Friday, October 3, 2014

Review: (Toronto / Dance) Kiss & Cry

Michèle Anne de Mey and Jaco Van Dormael, creators (photo by Maarten Vanden Abeele)

When it Comes Together
by Kallee Lins, Editor - Dance

Kiss & Cry, created by Belgium’s Charleroi Danses and opening the Canadian Stage season, is a dance piece that takes a refreshingly wide view of the discipline. The aspect that can most readily be called dance—two hands performing duets (evoking a surprising range of dance styles) on miniature sets, filmed and projected onto a large screen above the stage action—is frequently overshadowed by the incredibly precise choreography of the spectacle at large. 

A train set, doll houses, tanks of water and countless other gadgets and sets of technical equipment litter the stage while the cinematographers dance through this obstacle course creating a film in real-time. It is clear from the get-go that the show delights in showing its process to the audience. During the opening dance sequence in which the two hands perform an elegant pas-de-deux complete with finger arabesques and a great deal of flirtation between the male and female hand, the camera hones in on a tiny figurine cameraman also watching the action from his place in the corner of the table top. 

The plot is simple, not in a way that feels thin, but one that allows the technical brilliance of the show and its performers to shine through. The audience takes a journey through the memory of an old woman as she recounts her life’s love stories. The first is a boy who she met on a train when she was 12. The only thing she can recall about him is his hands. The film artfully illustrates her thoughts.  As she tries to bury his hands deep into her memory, we see a tiny ceramic hand getting placed into a box, then another box, then another, and the box is finally placed on a shelf in front of floating clouds.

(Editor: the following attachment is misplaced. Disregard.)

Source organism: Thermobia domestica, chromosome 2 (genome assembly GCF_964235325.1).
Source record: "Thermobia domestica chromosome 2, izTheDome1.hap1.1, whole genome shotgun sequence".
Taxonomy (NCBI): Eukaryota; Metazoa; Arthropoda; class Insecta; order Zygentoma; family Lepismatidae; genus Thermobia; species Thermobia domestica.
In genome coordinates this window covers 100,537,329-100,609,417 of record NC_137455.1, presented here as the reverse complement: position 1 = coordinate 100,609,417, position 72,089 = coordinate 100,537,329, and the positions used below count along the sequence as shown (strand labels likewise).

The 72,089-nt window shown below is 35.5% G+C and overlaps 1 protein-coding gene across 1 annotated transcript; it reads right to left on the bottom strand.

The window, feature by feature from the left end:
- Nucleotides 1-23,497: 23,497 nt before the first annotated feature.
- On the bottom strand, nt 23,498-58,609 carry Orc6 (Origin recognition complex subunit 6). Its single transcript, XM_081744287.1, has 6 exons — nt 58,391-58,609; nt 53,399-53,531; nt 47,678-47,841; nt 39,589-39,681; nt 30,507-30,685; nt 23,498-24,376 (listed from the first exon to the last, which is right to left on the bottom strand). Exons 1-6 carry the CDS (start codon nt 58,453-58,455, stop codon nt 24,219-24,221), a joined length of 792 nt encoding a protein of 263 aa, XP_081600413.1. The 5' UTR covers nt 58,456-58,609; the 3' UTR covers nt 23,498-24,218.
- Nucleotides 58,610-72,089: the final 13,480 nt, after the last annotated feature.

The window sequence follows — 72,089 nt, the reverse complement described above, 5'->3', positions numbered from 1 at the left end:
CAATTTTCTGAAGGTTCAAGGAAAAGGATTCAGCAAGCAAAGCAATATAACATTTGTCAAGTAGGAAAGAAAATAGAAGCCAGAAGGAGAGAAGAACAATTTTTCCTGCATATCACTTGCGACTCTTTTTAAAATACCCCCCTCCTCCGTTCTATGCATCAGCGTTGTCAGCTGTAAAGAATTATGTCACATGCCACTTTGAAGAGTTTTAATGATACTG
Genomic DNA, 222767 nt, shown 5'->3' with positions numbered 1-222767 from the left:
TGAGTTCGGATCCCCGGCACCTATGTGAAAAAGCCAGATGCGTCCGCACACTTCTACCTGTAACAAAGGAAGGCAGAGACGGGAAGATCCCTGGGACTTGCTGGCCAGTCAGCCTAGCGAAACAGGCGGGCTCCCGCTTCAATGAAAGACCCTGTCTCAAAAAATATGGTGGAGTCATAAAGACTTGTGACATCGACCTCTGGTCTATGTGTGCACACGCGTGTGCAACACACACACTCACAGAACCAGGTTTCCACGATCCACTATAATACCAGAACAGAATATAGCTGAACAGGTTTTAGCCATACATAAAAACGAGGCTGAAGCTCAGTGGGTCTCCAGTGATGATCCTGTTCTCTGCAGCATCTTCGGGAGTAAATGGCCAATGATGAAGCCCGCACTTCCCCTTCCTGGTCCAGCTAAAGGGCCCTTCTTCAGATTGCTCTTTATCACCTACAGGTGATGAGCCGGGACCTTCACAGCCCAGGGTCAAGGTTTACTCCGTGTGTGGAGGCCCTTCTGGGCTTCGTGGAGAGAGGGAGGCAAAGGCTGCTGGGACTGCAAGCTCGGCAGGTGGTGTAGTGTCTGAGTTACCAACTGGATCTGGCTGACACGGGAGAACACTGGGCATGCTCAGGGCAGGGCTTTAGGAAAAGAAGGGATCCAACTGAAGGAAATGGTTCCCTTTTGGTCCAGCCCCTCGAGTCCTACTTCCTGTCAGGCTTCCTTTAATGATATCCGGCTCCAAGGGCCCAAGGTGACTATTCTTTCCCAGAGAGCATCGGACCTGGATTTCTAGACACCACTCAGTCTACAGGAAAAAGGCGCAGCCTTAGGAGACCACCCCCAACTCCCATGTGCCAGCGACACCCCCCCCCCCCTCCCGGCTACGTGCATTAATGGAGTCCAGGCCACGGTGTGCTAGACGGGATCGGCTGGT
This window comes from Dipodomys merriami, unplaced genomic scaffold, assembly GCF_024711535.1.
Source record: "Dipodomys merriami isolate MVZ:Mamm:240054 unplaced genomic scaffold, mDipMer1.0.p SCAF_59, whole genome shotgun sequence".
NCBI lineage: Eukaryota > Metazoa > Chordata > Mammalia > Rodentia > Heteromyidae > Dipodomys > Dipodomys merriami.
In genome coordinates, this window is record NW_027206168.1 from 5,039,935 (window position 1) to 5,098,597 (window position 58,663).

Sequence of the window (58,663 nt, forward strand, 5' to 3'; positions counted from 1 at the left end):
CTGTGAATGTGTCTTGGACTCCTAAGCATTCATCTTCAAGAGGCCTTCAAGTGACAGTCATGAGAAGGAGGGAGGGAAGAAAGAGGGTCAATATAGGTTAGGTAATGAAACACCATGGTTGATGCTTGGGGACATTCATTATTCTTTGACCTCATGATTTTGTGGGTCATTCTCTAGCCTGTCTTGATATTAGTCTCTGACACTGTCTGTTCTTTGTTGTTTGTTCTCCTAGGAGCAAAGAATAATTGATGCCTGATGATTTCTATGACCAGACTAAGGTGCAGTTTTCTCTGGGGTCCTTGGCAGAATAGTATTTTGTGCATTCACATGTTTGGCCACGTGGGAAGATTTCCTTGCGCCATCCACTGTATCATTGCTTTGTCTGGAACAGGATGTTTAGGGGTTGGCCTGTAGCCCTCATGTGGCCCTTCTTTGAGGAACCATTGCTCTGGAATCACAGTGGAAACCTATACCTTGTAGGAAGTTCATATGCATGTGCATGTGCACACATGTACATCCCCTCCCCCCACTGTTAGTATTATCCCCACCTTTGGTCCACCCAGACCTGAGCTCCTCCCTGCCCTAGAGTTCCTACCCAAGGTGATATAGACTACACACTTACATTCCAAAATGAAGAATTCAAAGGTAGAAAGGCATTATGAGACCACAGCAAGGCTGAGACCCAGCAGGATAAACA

The beauty of the filmed images can stand as an art piece in their own right, but to see the creation of these effects makes the whimsical tone of the piece even more enjoyable. One particular stagehand (as in a full person, different from those acting as lead hands) would often dance with his flashlight while illuminating the camera. Whether the performers were setting fire to a cardboard house, manipulating a toy giraffe, or carrying miniature people to drop them into the deep hole symbolizing the dark abyss in the woman’s memory, there was a constant playfulness between the performers.  

Tony Regbo, star of the hit CBS drama Reign, provided the narration.  His smooth, dramatic voice added an epic quality to what otherwise seems like a light-hearted piece. This contradictory tone is the performance’s greatest strength. It’s a highly dramatic piece composed of very serious play. 

It is incredible just how expressive the performers’ hands are, and even the specificity of the actions and relationships they evoke. The audience chuckled the most during a few scenes in which the male and female hands are shown in bed together. One hand just wanted to cuddle while the other shook off her embrace. There were audible sighs in the audience as it became clear we were watching romance #3 come to its end.

This is a highly interdisciplinary show involving dance, theatre, and cinematography, but it all comes together to highlight the expressive potential of a live body, or even a single hand.  

Oct 1 - 5
[Additions have been made to aspects of this article]


  1. Why do you guys use photos that have nothing to do with the production. I've seen this before and I find it very unprofessional.

  2. Looking into this one right now; could you point to other cases where this has been the case. And, in passing, we're all volunteers here.


  3. Boy, I sure don't get in. It was possibly the most boring 90 minutes of my life. Totally clinical. No humanity.


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